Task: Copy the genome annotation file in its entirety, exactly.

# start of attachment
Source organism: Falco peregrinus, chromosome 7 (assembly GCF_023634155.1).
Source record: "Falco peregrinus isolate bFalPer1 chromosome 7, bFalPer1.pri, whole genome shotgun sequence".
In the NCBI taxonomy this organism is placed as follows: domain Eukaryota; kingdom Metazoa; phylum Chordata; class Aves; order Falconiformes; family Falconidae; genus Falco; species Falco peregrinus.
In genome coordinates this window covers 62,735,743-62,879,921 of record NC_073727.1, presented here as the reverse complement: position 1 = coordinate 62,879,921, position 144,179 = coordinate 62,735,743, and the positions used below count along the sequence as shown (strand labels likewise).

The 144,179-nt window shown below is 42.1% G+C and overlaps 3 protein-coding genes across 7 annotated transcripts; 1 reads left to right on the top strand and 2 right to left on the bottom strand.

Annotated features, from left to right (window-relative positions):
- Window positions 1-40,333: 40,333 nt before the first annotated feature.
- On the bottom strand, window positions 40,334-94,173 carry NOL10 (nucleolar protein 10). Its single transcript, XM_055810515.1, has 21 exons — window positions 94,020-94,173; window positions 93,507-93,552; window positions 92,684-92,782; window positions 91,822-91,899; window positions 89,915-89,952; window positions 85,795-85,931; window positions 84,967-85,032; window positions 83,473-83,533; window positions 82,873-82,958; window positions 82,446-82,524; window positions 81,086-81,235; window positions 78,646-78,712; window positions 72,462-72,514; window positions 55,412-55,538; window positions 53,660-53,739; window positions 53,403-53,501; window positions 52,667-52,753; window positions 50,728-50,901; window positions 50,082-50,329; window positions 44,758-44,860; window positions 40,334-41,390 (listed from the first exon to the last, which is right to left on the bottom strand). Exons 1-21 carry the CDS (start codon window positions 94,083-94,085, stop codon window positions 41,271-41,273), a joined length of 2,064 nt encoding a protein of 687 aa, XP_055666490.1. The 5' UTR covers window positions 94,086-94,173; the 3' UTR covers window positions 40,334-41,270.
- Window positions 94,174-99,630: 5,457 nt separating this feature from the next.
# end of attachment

Source organism: Falco peregrinus, chromosome 7 (assembly GCF_023634155.1).
Source record: "Falco peregrinus isolate bFalPer1 chromosome 7, bFalPer1.pri, whole genome shotgun sequence".
In the NCBI taxonomy this organism is placed as follows: domain Eukaryota; kingdom Metazoa; phylum Chordata; class Aves; order Falconiformes; family Falconidae; genus Falco; species Falco peregrinus.
In genome coordinates this window covers 62,735,743-62,879,921 of record NC_073727.1, presented here as the reverse complement: position 1 = coordinate 62,879,921, position 144,179 = coordinate 62,735,743, and the positions used below count along the sequence as shown (strand labels likewise).

The 144,179-nt window shown below is 42.1% G+C and overlaps 3 protein-coding genes across 7 annotated transcripts; 1 reads left to right on the top strand and 2 right to left on the bottom strand.

Annotated features, from left to right (window-relative positions):
- Window positions 1-40,333: 40,333 nt before the first annotated feature.
- On the bottom strand, window positions 40,334-94,173 carry NOL10 (nucleolar protein 10). Its single transcript, XM_055810515.1, has 21 exons — window positions 94,020-94,173; window positions 93,507-93,552; window positions 92,684-92,782; window positions 91,822-91,899; window positions 89,915-89,952; window positions 85,795-85,931; window positions 84,967-85,032; window positions 83,473-83,533; window positions 82,873-82,958; window positions 82,446-82,524; window positions 81,086-81,235; window positions 78,646-78,712; window positions 72,462-72,514; window positions 55,412-55,538; window positions 53,660-53,739; window positions 53,403-53,501; window positions 52,667-52,753; window positions 50,728-50,901; window positions 50,082-50,329; window positions 44,758-44,860; window positions 40,334-41,390 (listed from the first exon to the last, which is right to left on the bottom strand). Exons 1-21 carry the CDS (start codon window positions 94,083-94,085, stop codon window positions 41,271-41,273), a joined length of 2,064 nt encoding a protein of 687 aa, XP_055666490.1. The 5' UTR covers window positions 94,086-94,173; the 3' UTR covers window positions 40,334-41,270.
- Window positions 94,174-99,630: 5,457 nt separating this feature from the next.